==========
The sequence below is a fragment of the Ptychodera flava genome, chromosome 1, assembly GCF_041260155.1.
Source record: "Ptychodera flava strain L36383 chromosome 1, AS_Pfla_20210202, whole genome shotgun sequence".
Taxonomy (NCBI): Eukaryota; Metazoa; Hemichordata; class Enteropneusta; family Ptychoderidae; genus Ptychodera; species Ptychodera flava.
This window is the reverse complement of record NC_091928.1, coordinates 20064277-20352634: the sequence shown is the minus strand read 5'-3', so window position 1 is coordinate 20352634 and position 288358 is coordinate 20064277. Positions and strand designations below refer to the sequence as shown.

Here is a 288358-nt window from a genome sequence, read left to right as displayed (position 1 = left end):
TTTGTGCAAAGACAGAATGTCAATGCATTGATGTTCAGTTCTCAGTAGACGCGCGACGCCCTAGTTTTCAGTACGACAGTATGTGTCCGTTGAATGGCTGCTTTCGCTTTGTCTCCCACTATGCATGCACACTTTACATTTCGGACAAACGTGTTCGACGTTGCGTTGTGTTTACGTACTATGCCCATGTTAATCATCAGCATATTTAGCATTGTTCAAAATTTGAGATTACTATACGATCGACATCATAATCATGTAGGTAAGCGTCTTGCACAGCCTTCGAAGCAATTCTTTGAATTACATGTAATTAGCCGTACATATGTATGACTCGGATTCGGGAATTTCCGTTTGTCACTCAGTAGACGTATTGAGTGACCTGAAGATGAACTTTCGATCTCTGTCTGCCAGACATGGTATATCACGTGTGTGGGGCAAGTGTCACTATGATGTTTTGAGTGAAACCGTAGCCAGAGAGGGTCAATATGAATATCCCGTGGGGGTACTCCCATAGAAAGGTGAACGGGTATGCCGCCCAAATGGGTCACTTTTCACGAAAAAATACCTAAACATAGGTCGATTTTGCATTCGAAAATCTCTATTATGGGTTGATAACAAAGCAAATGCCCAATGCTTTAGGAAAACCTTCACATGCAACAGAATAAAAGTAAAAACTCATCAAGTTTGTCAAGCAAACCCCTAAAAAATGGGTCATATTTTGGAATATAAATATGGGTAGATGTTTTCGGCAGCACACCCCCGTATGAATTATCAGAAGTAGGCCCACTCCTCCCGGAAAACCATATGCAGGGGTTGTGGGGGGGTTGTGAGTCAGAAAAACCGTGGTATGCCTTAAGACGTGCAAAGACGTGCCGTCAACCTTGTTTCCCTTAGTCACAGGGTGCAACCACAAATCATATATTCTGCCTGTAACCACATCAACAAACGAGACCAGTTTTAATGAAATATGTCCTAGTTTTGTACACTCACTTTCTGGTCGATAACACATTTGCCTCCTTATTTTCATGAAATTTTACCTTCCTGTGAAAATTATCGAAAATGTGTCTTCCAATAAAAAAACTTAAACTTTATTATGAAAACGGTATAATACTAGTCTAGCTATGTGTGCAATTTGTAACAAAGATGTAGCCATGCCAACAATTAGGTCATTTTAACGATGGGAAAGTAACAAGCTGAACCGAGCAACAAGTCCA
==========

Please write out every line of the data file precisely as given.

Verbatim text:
The sequence below is a fragment of the Ptychodera flava genome, chromosome 1, assembly GCF_041260155.1.
Source record: "Ptychodera flava strain L36383 chromosome 1, AS_Pfla_20210202, whole genome shotgun sequence".
Taxonomy (NCBI): Eukaryota; Metazoa; Hemichordata; class Enteropneusta; family Ptychoderidae; genus Ptychodera; species Ptychodera flava.
This window is the reverse complement of record NC_091928.1, coordinates 20064277-20352634: the sequence shown is the minus strand read 5'-3', so window position 1 is coordinate 20352634 and position 288358 is coordinate 20064277. Positions and strand designations below refer to the sequence as shown.

Here is a 288358-nt window from a genome sequence, read left to right as displayed (position 1 = left end):
TTTGTGCAAAGACAGAATGTCAATGCATTGATGTTCAGTTCTCAGTAGACGCGCGACGCCCTAGTTTTCAGTACGACAGTATGTGTCCGTTGAATGGCTGCTTTCGCTTTGTCTCCCACTATGCATGCACACTTTACATTTCGGACAAACGTGTTCGACGTTGCGTTGTGTTTACGTACTATGCCCATGTTAATCATCAGCATATTTAGCATTGTTCAAAATTTGAGATTACTATACGATCGACATCATAATCATGTAGGTAAGCGTCTTGCACAGCCTTCGAAGCAATTCTTTGAATTACATGTAATTAGCCGTACATATGTATGACTCGGATTCGGGAATTTCCGTTTGTCACTCAGTAGACGTATTGAGTGACCTGAAGATGAACTTTCGATCTCTGTCTGCCAGACATGGTATATCACGTGTGTGGGGCAAGTGTCACTATGATGTTTTGAGTGAAACCGTAGCCAGAGAGGGTCAATATGAATATCCCGTGGGGGTACTCCCATAGAAAGGTGAACGGGTATGCCGCCCAAATGGGTCACTTTTCACGAAAAAATACCTAAACATAGGTCGATTTTGCATTCGAAAATCTCTATTATGGGTTGATAACAAAGCAAATGCCCAATGCTTTAGGAAAACCTTCACATGCAACAGAATAAAAGTAAAAACTCATCAAGTTTGTCAAGCAAACCCCTAAAAAATGGGTCATATTTTGGAATATAAATATGGGTAGATGTTTTCGGCAGCACACCCCCGTATGAATTATCAGAAGTAGGCCCACTCCTCCCGGAAAACCATATGCAGGGGTTGTGGGGGGGTTGTGAGTCAGAAAAACCGTGGTATGCCTTAAGACGTGCAAAGACGTGCCGTCAACCTTGTTTCCCTTAGTCACAGGGTGCAACCACAAATCATATATTCTGCCTGTAACCACATCAACAAACGAGACCAGTTTTAATGAAATATGTCCTAGTTTTGTACACTCACTTTCTGGTCGATAACACATTTGCCTCCTTATTTTCATGAAATTTTACCTTCCTGTGAAAATTATCGAAAATGTGTCTTCCAATAAAAAAACTTAAACTTTATTATGAAAACGGTATAATACTAGTCTAGCTATGTGTGCAATTTGTAACAAAGATGTAGCCATGCCAACAATTAGGTCATTTTAACGATGGGAAAGTAACAAGCTGAACCGAGCAACAAGTCCA